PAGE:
The biggest declines were in pandemic homebuying hotspots Las Vegas, Phoenix and Austin, which each saw pending sales plummet more than 50%. The housing market fizzled out at the end of 2022 due to 6%-plus mortgage rates, a looming recession, record-low new listings, extreme winter weather and the typical holiday slowdown.
Signals of early-stage demand are mixed. Redfin’s seasonally adjusted Homebuyer Demand Index–a measure of tour requests and other buying services from Redfin agents–was up 8% from two weeks earlier. Mortgage-purchase applications fell about 12%, though the double-digit drop was partly due to severe late-December storms hitting nearly every part of the U.S.
“Two categories of buyers are starting their search right now: First-timers hoping prices and competition are more manageable than they have been over the last few years, and returning buyers who took a break after losing out on multiple homes during the pandemic bidding-war frenzy,” said Seattle Redfin agent Shoshana Godwin. “They should be able to take their time and find a home for a slightly lower price than last year, but the market will likely become more competitive over the next few months. I expect new listings to remain scarce as homeowners hold onto low interest rates while the pool of determined buyers circle the few homes that are available.”
Home prices fell from a year earlier in 19 of the 50 most populous U.S. metros
The typical U.S. home sold for $350,000 during the four weeks ending January 1. That’s up just 0.5% from a year earlier, slightly slower than the 0.7% growth we saw at the beginning of the pandemic, when the market nearly ground to a halt. Prices were down 10% from the June peak. On a metro level, home-sale prices fell year over year in 19 of the 50 most populous U.S. metros during the four weeks ending January 1. By comparison, just 10 metros saw price declines a month earlier.
Prices fell 10.4% year over year in San Francisco, 6% in Sacramento, 5.6% in San Jose, CA, 5.4% in Los Angeles, 4.6% in Detroit, 4.4% in Oakland, CA, 4.2% in Seattle, 3.9% in Pittsburgh, 2.9% in Austin, 2.8% in New York, 2.4% in Phoenix and 2.2% in Boston. They fell 2% or less in Anaheim, CA, Chicago, Riverside, CA, Washington, D.C., San Diego, Portland, OR and Newark, NJ.
This marks the biggest year-over-year drop for San Francisco prices since at least 2015.
Leading indicators of homebuying activity:
- For the week ending January 5, 30-year mortgage rates ticked up to 6.48%. The daily average was 6.41% on January 5.
- Mortgage purchase applications during the week ending December 30 were down roughly 12% from two weeks earlier, seasonally adjusted. Purchase applications were down 42% from a year earlier.
- The seasonally adjusted Redfin Homebuyer Demand Index was up 6% from a week earlier and up 10% from a month earlier during the four weeks ending January 1. It was down 20% from a year earlier.
- Google searches for “homes for sale” started to rise from the low reached in November during the week ending December 31, but they were down about 33% from a year earlier.
- Touring activity as of December 29 was down 63% from the start of the year, compared to a 54% decrease at the same time last year, according to home tour technology company ShowingTime. The significant declines are likely due to the holidays.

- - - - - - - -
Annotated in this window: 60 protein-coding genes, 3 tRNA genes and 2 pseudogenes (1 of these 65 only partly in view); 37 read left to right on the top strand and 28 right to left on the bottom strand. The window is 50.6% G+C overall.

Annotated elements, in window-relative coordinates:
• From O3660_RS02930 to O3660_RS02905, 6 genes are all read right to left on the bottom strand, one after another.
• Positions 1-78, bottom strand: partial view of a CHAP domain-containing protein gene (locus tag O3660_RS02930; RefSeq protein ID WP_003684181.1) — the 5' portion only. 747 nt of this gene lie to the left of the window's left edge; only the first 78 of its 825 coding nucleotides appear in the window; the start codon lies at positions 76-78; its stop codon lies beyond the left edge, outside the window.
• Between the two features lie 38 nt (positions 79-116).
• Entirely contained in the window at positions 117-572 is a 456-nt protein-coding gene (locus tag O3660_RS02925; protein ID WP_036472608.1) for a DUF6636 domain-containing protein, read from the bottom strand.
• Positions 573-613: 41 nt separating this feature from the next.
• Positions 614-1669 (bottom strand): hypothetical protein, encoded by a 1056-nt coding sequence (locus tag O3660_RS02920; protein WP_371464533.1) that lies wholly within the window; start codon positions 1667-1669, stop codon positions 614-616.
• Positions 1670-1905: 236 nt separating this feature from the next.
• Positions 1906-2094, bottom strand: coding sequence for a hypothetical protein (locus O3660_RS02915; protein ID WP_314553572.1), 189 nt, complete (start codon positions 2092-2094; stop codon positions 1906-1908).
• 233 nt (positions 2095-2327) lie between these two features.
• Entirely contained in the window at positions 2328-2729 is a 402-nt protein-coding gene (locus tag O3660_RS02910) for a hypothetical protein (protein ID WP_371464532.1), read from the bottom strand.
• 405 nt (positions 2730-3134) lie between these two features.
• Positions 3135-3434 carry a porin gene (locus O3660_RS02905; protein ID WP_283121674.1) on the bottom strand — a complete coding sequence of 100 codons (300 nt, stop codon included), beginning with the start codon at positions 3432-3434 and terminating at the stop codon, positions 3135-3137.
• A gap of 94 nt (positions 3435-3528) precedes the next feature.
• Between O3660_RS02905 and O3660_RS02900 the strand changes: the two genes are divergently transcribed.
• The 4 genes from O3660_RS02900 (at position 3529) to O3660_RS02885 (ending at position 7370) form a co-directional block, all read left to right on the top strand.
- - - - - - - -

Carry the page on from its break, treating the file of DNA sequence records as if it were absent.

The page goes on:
Key housing market takeaways for 400+ U.S. metro areas:
Unless otherwise noted, this data covers the four-week period ending January 1. Redfin’s weekly housing market data goes back through 2015.
- The median home sale price was $350,000, up just 0.5% year over year, the slowest price growth on record and the third consecutive four-week period of price growth under 1%.
- The median asking price of newly listed homes was $346,535, up 3.1% year over year.
- The monthly mortgage payment on the median-asking-price home was $2,254 at the current 6.48% mortgage rate. That’s down slightly from a week earlier and down $253 from the October peak. Monthly mortgage payments are up 36.2% from a year ago.
- Pending home sales were down 31.7% year over year, the 11th straight four-week period of pending sales declining more than 30%.
- Among the 50 most populous U.S. metros, pending sales fell the most from a year earlier in Las Vegas (-61.9%), Phoenix (-56.7%), Austin (-54%), Jacksonville, FL (-53.8%) and Nashville, TN (-51.5%).
- New listings of homes for sale were down 22.4% from a year earlier, dropping to their lowest level on record.
- Active listings (the number of homes listed for sale at any point during the period) were up 18.6% from a year earlier, the biggest annual increase since at least 2015.
- Months of supply—a measure of the balance between supply and demand, calculated by dividing the number of active listings by closed sales—was 3.4 months, up slightly from a week earlier and up from 1.8 months a year earlier.
- 28% of homes that went under contract had an accepted offer within the first two weeks on the market, down from 35% a year earlier and the lowest share since January 2020.
- Homes that sold were on the market for a median of 42 days, up nearly two weeks from 30 days a year earlier and up from the record low of 18 days set in May.
- 22% of homes sold above their final list price, down from 40% a year earlier and the lowest level since March 2020.
- On average, 3.8% of homes for sale each week had a price drop, down sharply from 4.7% a week earlier and 5.7% a month earlier.
- The average sale-to-list price ratio, which measures how close homes are selling to their final asking prices, fell to 98% from 100.1% a year earlier. That’s the lowest level since March 2020.
To view the full report, including charts, here.
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